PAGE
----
Government plans to introduce a new nursing associate role could cause confusion with current assistant practitioner posts, increase accountability for nurses and risk creating “cheap labour” in place of registered staff, it has been warned.
Healthcare support workers and nurses raised the concerns as part of a debate to discuss the impact of nursing associates at the Royal College of Nursing’s annual congress on Tuesday.
“Why create a new role when assistant practitioners are already in existence?”
However, some said the new role – aimed at bridging the gap between HCAs and registered nurses in England – could help to ensure better training and career progression, but this should be for all healthcare support workers.
Others also said they wanted the regulation of all support workers if nursing associates were to be regulated, which has still yet to be decided.
Lindsay Cardwell, from the RCN’s health practitioner committee, said: “Why create a new role when assistant practitioners are already in existence? Assistant practitioners have been in healthcare and working very well since 2002.”
She noted many APs – usually employed at band 4 on the Agenda for Change pay scale – held a foundation degree qualification and worked in acute, GP surgeries and community and district teams, which were all suggested features of the new associate role.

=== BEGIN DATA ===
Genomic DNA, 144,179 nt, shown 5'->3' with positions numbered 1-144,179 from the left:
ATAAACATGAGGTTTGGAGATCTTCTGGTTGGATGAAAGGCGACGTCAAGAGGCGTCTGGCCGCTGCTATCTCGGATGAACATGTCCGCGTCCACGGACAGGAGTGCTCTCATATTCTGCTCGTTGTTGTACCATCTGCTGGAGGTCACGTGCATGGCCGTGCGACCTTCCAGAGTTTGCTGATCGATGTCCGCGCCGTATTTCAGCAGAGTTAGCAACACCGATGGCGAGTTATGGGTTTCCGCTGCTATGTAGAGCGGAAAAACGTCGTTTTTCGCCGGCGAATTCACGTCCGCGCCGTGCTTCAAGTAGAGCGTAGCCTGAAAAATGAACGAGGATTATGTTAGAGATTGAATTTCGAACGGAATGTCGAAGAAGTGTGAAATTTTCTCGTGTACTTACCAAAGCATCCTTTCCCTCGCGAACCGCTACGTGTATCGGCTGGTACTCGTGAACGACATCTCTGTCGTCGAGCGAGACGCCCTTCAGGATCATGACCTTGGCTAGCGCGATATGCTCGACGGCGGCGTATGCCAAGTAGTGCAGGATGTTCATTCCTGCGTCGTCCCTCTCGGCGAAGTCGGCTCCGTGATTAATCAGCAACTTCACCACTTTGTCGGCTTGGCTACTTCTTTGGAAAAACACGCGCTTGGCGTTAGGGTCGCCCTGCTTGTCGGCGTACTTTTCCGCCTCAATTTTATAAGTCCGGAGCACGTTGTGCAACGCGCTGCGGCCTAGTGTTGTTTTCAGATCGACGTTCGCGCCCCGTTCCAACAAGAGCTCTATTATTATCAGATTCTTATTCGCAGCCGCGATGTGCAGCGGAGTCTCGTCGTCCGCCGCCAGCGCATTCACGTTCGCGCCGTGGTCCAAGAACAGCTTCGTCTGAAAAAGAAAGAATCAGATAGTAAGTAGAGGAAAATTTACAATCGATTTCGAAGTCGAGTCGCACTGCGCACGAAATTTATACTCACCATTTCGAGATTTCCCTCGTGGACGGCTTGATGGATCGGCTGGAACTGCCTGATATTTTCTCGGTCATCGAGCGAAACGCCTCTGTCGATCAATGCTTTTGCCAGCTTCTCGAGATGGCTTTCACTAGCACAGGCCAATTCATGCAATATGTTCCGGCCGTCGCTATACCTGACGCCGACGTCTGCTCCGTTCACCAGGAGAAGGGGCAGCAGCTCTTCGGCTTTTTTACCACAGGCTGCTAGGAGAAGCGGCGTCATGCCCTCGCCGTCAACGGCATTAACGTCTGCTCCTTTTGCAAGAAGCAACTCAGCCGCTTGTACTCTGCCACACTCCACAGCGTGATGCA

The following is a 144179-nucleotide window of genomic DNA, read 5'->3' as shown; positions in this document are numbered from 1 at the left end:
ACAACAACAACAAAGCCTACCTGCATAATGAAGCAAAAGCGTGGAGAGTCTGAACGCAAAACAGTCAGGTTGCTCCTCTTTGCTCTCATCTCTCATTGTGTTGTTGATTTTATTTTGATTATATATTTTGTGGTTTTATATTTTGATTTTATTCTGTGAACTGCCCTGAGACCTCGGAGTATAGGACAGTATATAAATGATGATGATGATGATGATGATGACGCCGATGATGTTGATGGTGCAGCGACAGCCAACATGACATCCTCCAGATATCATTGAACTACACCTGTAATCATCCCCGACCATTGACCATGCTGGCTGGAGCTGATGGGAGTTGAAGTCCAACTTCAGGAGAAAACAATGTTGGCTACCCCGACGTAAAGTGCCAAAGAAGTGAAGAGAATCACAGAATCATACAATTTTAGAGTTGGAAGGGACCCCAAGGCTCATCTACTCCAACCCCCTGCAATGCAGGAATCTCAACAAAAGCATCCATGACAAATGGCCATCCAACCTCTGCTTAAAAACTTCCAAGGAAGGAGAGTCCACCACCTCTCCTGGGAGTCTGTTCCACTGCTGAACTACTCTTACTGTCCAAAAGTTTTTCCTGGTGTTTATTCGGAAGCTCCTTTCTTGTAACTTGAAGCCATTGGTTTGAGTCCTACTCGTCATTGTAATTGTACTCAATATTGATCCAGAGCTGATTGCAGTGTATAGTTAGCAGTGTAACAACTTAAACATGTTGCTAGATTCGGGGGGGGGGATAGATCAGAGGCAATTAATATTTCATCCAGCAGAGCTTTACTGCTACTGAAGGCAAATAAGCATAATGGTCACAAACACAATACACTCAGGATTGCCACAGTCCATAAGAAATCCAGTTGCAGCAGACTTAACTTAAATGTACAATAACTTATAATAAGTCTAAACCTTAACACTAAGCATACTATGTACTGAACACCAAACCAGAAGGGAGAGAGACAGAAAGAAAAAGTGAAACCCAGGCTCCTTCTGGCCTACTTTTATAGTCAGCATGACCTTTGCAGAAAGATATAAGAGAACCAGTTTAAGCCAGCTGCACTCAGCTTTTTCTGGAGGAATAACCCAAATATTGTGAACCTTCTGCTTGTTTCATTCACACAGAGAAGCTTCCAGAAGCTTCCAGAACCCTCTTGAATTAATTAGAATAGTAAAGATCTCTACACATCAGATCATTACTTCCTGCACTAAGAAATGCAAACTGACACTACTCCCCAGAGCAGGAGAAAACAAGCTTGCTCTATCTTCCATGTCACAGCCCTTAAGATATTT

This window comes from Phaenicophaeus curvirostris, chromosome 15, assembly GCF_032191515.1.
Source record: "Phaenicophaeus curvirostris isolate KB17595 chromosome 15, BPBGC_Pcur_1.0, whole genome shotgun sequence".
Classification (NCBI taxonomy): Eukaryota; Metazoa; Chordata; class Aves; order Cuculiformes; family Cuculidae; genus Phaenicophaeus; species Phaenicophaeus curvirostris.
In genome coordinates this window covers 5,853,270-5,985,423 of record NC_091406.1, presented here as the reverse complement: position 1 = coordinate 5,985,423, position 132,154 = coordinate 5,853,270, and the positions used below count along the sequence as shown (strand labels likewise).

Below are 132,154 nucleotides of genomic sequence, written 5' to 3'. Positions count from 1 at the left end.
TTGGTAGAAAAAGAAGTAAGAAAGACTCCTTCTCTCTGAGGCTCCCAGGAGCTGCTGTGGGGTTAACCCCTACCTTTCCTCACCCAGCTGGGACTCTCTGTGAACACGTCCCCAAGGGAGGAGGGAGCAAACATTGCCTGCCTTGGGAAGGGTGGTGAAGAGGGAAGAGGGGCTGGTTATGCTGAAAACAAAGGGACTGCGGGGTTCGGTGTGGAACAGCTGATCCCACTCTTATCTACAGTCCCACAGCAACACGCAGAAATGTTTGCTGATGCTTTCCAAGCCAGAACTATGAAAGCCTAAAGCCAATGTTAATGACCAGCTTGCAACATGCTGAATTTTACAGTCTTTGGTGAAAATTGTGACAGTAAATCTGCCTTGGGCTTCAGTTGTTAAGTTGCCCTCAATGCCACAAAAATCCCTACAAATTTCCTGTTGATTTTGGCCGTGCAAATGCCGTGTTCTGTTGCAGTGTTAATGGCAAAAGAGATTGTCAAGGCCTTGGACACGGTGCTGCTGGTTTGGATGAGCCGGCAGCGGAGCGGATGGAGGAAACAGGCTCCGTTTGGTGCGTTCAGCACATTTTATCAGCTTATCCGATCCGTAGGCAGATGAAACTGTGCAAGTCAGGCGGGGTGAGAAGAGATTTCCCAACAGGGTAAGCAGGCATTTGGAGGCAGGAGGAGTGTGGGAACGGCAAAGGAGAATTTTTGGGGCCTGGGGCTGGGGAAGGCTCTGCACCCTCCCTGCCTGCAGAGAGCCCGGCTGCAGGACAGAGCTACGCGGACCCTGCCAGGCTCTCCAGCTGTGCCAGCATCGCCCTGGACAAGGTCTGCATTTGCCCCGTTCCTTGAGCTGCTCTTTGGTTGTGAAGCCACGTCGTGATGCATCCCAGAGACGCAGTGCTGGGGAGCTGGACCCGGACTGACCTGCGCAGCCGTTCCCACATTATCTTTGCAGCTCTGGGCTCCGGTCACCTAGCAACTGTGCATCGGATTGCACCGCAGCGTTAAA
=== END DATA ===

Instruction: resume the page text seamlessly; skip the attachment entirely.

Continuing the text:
“Why create a new title which will add to confusion? According to the Cavendish report there are up to 60 different title for healthcare support workers,” she added.
“This is an initiative that is pushing the number of registered nursing staff down and increasing the number of support staff”
Another member, Michelle Quested, said she believed the role would lead to fewer nurses and more support workers, which would increase accountability for registered staff.
“This is an initiative that is pushing the number of registered nursing staff down and increasing the number of support staff,” she said.
“What we need to remember is registered nurses maintain accountability for those supernumerary team members – who are extremely well skilled but are not allowed to make clinical decisions around making changes in patient care,” she added.
She urged caution over the number of nursing associates working in complex care settings in the future which could lead to a “diluted” workforce.
One RCN member also warned of a lack of mentors to train nursing associates, while another said they could be used as “cheap labour”.
RCN member Margaret Devlin, from Northern Ireland, said: “Registered nurses need to be very careful in definitions of their role. Equally, if my HCA colleagues are going to do the work they should be recognised for it and not be used as cheap labour.”
Matter for Discussion
That this meeting of Congress discusses the impact of the nursing associate role